By Slim Jackson
Every now and then I have the conversation with someone about names. Not nicknames, but government names. Slim Jackson is an alias. If you knew my real name, you’d expect me to perhaps be a preppy white guy that wears polo shirts and khaki shorts. Well, you’d be fairly accurate except for the fact I’m a light-skinned and clean shaven black dude that only intimidates the most suburban and rural. When I was younger and in the inner city public school system, I was often teased for how well I spoke and my name. I sometimes had to break my English and listen in for the coolest slang to be accepted within certain circles. I often wished my name was Ramel, Jamar, Lamar, Jalah, Tayshaun, and you probably get my drift. That was “cool”. At some point, black parents began to move away from “slave” names like Michael, Jeffrey, and Thomas so that they could differentiate their children from their SPF-needing counterparts. I spent time angry at my folks for naming me something so simple and well…white.
But now that I’m a miserable office dweller corporate professional, I couldn’t be more thankful. I’m a recruiter. I look at a lot of resumes and I notice the names. I anticipate an accent when I see certain names on paper. I make that phone call and sometimes I’m actually surprised by how well the person speaks. I know. That’s awful. I shouldn’t stereotype people from other cultures, countries, and continents, but it almost happens naturally. Now if I, as an educated black man, still fall victim to the innate urge to stereotype based on name, I’d figure that it has to be even more elevated for people in the majority. What do you think a job recruiter envisions when he or she sees Funqueefa Taneesha Jenkins or Tang Too Pac on a job application? Rap, 40s, attitude, computers, sweatshops, bad driving? You probably thought a few things yourself when you saw this. No offense if you actually happen to have either one of those ficticious names.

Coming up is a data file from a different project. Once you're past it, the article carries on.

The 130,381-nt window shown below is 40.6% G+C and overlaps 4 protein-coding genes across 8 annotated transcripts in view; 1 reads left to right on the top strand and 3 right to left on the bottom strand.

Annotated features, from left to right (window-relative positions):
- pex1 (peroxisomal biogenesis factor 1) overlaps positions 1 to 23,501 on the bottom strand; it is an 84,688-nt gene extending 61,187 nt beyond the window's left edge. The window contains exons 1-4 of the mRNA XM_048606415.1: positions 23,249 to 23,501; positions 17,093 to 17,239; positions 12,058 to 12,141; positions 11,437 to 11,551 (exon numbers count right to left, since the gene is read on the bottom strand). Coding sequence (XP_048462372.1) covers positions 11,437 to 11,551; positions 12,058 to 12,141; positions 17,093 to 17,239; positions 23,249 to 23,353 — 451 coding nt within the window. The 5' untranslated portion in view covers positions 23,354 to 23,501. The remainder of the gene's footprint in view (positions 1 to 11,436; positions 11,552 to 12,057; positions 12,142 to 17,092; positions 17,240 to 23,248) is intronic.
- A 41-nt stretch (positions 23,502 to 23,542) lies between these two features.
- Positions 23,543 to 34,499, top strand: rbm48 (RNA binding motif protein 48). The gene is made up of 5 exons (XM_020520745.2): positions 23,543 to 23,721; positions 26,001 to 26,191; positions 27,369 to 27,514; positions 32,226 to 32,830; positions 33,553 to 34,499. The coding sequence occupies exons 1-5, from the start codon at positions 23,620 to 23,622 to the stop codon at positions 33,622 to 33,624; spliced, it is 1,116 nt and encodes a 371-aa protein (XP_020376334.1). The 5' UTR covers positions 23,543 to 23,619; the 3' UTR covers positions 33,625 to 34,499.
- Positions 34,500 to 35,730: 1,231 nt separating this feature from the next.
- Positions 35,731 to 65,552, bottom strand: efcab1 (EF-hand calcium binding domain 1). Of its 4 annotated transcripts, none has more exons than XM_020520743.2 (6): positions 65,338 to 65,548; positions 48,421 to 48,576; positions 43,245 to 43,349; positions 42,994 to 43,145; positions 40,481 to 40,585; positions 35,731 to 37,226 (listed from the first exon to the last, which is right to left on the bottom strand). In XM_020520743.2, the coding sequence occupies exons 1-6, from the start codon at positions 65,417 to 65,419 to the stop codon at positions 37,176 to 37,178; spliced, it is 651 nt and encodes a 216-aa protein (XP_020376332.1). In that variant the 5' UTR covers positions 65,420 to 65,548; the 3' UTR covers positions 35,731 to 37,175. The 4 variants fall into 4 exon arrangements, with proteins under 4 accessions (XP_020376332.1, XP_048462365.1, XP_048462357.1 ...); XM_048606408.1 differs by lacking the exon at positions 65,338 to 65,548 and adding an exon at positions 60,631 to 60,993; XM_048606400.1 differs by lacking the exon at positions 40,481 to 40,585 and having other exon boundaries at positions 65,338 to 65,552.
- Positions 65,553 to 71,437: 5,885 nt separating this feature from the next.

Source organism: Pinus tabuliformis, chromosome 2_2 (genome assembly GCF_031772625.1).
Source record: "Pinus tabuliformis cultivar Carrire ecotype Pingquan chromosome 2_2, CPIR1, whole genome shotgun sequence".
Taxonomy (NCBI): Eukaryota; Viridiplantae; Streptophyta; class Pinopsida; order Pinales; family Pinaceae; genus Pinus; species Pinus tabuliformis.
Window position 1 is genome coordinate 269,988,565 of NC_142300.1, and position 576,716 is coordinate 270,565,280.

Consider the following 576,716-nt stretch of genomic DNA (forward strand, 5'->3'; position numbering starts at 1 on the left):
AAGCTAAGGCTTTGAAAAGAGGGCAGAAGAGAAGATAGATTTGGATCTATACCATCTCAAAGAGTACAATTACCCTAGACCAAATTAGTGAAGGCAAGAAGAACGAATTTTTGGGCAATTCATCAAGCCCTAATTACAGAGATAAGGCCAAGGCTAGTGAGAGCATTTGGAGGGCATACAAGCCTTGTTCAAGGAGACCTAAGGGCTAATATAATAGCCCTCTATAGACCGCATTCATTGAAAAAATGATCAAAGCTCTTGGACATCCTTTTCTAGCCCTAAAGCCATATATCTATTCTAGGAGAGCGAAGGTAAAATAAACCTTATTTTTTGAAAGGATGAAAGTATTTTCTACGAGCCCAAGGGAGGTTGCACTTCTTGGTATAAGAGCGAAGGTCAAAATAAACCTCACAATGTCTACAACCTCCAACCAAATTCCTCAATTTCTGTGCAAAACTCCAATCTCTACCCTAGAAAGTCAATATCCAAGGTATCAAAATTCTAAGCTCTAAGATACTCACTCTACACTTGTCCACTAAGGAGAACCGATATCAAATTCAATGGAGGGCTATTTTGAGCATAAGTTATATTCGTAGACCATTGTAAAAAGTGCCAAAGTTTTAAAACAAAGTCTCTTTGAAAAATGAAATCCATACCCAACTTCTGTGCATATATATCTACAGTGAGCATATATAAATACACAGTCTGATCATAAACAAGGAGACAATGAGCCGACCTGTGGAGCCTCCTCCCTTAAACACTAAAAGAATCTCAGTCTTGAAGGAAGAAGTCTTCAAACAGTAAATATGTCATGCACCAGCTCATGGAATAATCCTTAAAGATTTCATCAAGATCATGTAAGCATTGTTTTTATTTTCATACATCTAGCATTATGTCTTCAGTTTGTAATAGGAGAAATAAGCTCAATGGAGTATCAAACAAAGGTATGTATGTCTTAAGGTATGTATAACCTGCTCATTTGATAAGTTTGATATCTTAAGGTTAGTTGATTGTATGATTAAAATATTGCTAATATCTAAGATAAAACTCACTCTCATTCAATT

For employers trying to add “diversity” to their companies, the distinct names probably make their jobs a lot easier when they are looking for some pigmentation. For others, who aren’t so fortunate, their names can quickly have them filtered into the unqualified file. I sometimes wonder if my life would be any different if my name were something more “ethnic”. A lot of you will argue life is what you make of it. To a large degree, that’s correct. But in 2008, these names are still in the minority and belong to minorities. Did you change how you sign your name or present your name on paper? Have you went from Shimeek Smith to S. Charles Smith? Do you rock a traditional name like Jeffrey Adams? Do you even think the name is important? I’m curious.
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